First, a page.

Labor market strength continues to exceed all expectations. The economy added 263,000 jobs in November, beating consensus forecasts for an increase of 200,000. The prior month’s payroll figure was revised up from 261,000 to 284,000, leaving the three-month average gain at almost 275,000— a level that has historically been consistent with a very strong economy. After some 375 basis points of policy rate hikes in less than 12 months, the U.S. labor market is proving to be stubbornly resilient, putting continued pressure on the Federal Reserve (Fed) to raise policy rates further.

Report details

  • The participation rate nudged lower from 62.2% in October to 62.1% in November, a sign of further tightening in labor supply and an almost perverse reaction to an economic backdrop that is supposedly weakening. The unemployment rate remained stable at 3.7%, near record lows.
  • Payroll gains were broad-based, but the majority of gains were concentrated in the services sector, with education, health services, and leisure and hospitality accounting for the bulk. The information sector will be interesting to follow as it contributed to the strong growth in November, but technology (a sub-sector within information) has recently been generating headlines about significant layoffs.
  • Average hourly earnings came in very strong, rising 0.6% month-on-month (versus expectations for 0.3%) and matching the highest level all year. At this point in the hiking cycle, hourly earnings growth should be decelerating.
  • Tightening labor supply and still strong labor demand are clearly pressuring wage growth and, therefore, inflation. Fed Chair Jerome Powell himself said earlier this week that the labor market is key to understanding core services inflation, the largest and “most important category for understanding the future evolution of core inflation.”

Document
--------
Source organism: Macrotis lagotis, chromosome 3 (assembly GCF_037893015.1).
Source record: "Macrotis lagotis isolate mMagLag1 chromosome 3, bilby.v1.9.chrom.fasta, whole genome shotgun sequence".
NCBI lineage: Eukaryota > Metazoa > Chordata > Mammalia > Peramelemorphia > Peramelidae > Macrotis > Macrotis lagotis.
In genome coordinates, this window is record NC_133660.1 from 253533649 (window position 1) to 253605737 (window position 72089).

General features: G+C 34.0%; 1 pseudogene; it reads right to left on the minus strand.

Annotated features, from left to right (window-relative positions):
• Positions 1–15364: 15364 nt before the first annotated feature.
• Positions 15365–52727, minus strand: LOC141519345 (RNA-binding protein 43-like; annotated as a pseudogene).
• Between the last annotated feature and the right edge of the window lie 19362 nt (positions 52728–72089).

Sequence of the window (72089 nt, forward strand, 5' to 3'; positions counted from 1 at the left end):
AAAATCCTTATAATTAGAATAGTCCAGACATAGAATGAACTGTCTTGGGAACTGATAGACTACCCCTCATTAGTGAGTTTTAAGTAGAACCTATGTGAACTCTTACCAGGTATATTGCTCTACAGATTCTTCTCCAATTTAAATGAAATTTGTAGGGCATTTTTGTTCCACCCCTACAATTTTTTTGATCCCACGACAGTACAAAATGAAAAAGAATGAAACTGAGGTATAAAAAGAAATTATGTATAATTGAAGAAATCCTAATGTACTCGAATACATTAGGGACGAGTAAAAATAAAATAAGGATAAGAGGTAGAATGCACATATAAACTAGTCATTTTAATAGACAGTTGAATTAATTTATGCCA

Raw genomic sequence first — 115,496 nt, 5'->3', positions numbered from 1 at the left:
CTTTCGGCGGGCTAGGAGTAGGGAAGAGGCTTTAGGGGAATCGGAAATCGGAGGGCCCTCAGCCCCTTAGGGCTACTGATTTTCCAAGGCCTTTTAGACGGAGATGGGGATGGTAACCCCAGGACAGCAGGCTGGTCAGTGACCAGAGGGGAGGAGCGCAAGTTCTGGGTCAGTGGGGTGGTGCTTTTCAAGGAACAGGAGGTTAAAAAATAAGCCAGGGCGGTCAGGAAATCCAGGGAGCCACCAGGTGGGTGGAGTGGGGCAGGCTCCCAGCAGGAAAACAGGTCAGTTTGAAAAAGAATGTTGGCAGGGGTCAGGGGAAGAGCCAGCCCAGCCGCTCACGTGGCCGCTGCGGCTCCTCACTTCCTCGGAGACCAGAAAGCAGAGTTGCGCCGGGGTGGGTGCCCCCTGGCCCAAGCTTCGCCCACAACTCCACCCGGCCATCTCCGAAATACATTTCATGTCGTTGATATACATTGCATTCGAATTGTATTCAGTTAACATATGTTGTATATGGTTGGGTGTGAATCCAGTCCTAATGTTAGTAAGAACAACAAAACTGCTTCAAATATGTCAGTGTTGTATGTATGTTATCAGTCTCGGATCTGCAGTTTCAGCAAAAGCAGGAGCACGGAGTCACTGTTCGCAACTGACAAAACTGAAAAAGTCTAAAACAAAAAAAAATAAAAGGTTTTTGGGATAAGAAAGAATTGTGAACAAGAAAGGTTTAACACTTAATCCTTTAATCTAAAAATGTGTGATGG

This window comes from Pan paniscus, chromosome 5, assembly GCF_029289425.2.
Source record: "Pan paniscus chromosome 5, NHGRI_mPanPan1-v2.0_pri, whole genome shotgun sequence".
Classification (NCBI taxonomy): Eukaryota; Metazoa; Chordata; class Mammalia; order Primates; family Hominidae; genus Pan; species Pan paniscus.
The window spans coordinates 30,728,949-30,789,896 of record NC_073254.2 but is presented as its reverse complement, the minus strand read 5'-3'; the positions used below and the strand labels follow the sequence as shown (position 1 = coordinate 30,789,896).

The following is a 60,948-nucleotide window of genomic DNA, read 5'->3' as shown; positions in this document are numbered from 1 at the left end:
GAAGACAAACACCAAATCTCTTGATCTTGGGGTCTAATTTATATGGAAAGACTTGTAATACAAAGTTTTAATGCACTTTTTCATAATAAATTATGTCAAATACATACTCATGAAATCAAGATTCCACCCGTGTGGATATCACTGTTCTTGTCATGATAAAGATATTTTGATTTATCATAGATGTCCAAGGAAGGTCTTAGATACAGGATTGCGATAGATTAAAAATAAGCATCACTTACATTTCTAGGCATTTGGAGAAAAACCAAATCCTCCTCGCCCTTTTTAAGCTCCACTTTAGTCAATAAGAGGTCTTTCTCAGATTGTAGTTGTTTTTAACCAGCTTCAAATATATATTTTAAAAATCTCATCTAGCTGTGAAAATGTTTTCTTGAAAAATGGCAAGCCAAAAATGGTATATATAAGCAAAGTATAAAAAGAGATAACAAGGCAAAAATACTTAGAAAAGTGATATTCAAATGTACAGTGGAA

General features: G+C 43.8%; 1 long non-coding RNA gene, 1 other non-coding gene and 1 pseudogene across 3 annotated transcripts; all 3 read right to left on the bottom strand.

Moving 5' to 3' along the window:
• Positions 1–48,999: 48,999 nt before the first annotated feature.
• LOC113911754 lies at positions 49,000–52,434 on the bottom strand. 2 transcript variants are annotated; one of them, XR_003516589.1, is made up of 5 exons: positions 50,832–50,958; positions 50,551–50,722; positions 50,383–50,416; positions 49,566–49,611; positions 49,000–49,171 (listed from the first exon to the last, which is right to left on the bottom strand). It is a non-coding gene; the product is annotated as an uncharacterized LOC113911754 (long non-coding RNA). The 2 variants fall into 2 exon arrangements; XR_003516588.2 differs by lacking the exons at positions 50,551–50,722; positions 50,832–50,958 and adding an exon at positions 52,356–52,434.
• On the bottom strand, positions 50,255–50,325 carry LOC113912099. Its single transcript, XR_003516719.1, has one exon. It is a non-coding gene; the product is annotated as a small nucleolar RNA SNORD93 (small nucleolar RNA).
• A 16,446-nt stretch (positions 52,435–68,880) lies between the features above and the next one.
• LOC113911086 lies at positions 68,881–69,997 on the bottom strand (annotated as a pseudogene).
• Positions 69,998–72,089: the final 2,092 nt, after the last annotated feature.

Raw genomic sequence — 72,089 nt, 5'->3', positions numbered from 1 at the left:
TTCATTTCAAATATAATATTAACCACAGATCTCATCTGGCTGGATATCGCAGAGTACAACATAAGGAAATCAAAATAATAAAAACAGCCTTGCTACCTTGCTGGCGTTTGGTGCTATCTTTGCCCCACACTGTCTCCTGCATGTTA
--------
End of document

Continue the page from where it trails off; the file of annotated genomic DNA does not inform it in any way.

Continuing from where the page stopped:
Yearly and monthly average hourly earnings
Year-over-year, month-over-month, 2021–present

Yearly and monthly average hourly earnings from January 2021 - November 2022.

Bureau of Labor Statistics, Bloomberg, Principal Asset Management. Data as of December 2, 2022.

In recent weeks, financial markets had, once again, been lowering their expectations for Fed hikes. Unsurprisingly, however, today’s strong jobs report has re-boosted rate expectations, with markets now expecting the Fed to raise policy rates to 5% by early 2023. In fact, several prominent market analysts who, just a few days ago, were suggesting the Fed could stop short of raising rates to 5% have now put out notes questioning if rates will go as high as 6%! (The fickleness of analyst projections never fails to surprise).

Our view, which is unchanged from before the jobs report and has consistently been more hawkish than market expectations, remains that the Fed will need to raise rates above 5%, to force a loosening in labor market conditions—ultimately resulting in a “hard landing” for the economy. Only under those conditions will price stability become a realistic prospect.


Investing involves risk, including possible loss of principal. Past performance is no guarantee of future results.

Views and opinions expressed are accurate as of the date of this communication and are subject to change without notice. This material may contain ‘forward-looking’ information that is not purely historical in nature and may include, among other things, projections and forecasts. There is no guarantee that any forecasts made will come to pass. Reliance upon information in this material is at the sole discretion of the reader.

The information in the article should not be construed as investment advice or a recommendation for the purchase or sale of any security. The general information it contains does not take account of any investor’s investment objectives, particular needs, or financial situation.


About the author